Feld Entertainment Chairman/Chief Executive Officer Kenneth Feld said the circus probably couldn't have elephants without the prods - called bull hooks - and chains that are at the center of a trial in U.S. District Court. He said the prods and restraints are needed to protect the safety of his staff and the public.

Animal rights groups are suing Feld Entertainment, saying the use of those instruments harms the company's 54 Asian elephants, an animal protected by the Endangered Species Act. The trial, being heard by U.S. District Judge Emmet Sullivan without a jury, already has been going on for a month and is expected to last a couple more weeks.

The defense opened its case Tuesday by calling Feld as its first witness. The executive said he has no tolerance for mistreatment of circus animals, and employees are trained on proper policies and encouraged to report abuse. But under cross examination, he said the company has no policy to make sure he's personally aware of abuse investigations.

He said he's seen handlers hit elephants under the chin, behind the ears or on the legs with a bull hook - which resembles a thick fireplace poker with a curved metal hook - describing it as a standard practice to "correct" or "guide" the animals. "I don't view what I've seen as abuse," he said.

He said a handler was verbally reprimanded in 1994 for using a "hot shot," or electric prod, on an elephant, but not fired because experienced elephant handlers are hard to find and he didn't do it again. He also said the hot shot doesn't harm elephants, and is appropriately used to protect public safety or break up fights between the animals.

The animal rights groups, including the Animal Welfare Institute, the American Society for the Prevention of Cruelty to Animals, the Fund for Animals and the Animal Protection Institute, are suing to stop Ringling Bros. from using elephants in their shows.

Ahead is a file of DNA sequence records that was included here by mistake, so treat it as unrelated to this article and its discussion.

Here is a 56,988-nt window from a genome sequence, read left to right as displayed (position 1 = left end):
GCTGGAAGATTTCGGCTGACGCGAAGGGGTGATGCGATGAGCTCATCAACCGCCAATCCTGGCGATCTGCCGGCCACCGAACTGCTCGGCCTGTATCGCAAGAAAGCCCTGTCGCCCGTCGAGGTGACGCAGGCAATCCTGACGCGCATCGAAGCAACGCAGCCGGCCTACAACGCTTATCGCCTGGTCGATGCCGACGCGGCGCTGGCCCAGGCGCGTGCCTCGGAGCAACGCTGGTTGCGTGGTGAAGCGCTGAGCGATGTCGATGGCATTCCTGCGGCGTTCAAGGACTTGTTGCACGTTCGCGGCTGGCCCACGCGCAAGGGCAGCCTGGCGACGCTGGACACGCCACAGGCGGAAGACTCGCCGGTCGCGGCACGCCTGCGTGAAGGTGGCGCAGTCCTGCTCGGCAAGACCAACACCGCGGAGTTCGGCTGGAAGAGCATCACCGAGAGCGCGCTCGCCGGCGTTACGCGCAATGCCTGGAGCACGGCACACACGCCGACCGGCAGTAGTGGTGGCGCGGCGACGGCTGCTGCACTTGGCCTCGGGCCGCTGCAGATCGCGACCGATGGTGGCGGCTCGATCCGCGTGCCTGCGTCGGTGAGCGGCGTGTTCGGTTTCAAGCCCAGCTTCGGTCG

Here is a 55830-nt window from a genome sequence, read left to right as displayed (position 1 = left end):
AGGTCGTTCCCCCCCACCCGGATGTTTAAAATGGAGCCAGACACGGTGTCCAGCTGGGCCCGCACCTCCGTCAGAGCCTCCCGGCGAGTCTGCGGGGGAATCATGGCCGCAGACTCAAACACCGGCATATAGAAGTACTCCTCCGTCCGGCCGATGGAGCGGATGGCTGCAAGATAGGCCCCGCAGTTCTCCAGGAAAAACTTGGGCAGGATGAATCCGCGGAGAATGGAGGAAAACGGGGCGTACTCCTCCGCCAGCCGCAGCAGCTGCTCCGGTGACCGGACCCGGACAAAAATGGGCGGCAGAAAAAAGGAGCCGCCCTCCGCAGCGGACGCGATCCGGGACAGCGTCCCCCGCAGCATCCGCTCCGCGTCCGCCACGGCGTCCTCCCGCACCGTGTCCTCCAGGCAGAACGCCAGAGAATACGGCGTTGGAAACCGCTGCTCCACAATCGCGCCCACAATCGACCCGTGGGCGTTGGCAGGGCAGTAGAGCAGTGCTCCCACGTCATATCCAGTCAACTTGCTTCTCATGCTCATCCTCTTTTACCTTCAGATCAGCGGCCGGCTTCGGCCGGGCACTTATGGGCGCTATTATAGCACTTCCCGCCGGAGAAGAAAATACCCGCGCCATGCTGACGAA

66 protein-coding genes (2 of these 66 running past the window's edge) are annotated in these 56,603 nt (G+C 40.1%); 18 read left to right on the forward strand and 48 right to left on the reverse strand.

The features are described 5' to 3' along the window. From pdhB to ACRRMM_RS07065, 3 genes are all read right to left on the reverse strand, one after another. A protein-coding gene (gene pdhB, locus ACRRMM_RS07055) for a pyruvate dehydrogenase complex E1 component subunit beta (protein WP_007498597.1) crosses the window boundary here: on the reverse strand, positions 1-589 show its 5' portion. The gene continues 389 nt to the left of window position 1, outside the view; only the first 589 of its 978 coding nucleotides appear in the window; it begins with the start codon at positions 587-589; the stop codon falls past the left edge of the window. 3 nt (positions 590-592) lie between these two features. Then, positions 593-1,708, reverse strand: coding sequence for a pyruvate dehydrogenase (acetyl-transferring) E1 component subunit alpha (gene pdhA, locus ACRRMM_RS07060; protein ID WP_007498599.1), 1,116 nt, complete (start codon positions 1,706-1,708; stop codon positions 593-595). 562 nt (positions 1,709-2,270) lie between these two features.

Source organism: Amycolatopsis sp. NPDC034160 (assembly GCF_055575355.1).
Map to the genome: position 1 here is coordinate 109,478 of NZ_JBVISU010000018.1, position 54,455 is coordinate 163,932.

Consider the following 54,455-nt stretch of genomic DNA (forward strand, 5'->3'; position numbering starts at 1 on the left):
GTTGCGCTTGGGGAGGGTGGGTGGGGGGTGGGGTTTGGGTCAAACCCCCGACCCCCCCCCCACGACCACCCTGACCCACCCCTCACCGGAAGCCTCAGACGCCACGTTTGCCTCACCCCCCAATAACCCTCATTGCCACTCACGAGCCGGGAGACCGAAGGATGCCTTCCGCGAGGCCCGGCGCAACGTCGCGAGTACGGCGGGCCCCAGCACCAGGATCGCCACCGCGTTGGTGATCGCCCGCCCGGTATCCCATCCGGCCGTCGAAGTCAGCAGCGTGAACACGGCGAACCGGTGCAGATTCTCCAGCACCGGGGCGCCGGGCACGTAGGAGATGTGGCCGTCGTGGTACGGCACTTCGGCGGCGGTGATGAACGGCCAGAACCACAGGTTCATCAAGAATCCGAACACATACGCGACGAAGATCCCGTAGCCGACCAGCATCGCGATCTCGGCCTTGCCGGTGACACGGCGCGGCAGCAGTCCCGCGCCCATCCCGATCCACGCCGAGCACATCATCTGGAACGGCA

Feld argued that the circus wouldn't be the same without elephants, with the majority of attendees saying they come to see the performing pachyderms. "Elephants are really the mainstay of Ringling Bros. and Barnum & Bailey," he testified. "They are probably the most important part and the most constant factor year in and year out."

Feld said he considers his elephants part of the family, caring for them after retirement on a 200-acre conservation center in central Florida. He said his company spends more than $62,000 a year on each elephant, with 19 traveling with the show and the rest generating no revenue at the private conservative center.

He said the company has the only sustainable herd of Asian elephants in the Western Hemisphere, with 22 elephants born since 1992 as part of its elephant breeding program. The latest birth was the first from artificial insemination - a male named Barack, born on the eve of President Barack Obama's inauguration.

He argued that his elephants are more robust than those he saw in the wild during a family trip to South Africa last summer, where he saw them foraging for food in the bush, a "violent scene" of fighting males and a young elephant with sores over his head and trunk that had been abandoned.

Feld Entertainment produces not only the circus, but Disney on Ice, Disney Live! stage shows and motor sports like monster truck shows and motorcycle races. The private company was started by Kenneth Feld's father and has remained a family business, with Kenneth Feld's two daughters working as executive vice presidents.

Judge Sides With Circus in Elephant Cruelty Case

Dec 31, 2009 By Kevin Spak 

Newser – A judge threw out an elephant abuse lawsuit against Ringling Bros. and Barnum & Bailey, saying the plaintiff, former Ringling employee Tom Rider, hadn’t demonstrated a close enough attachment to the animals. Rider and the Animal Protection Institute had argued that circus practices like using bull hooks on elephants or chaining them for prolonged periods of times constituted violations of the Endangered Species Act.  

But the judge said Rider hadn’t shown that, and had questionable credibility, given the tens of thousands of dollars API and other animal rights groups have given him over the years, reports the Washington Post. “The court finds that Mr. Rider is essentially a paid plaintiff and fact witness who is not credible, and therefore affords no weight to his testimony,” he wrote.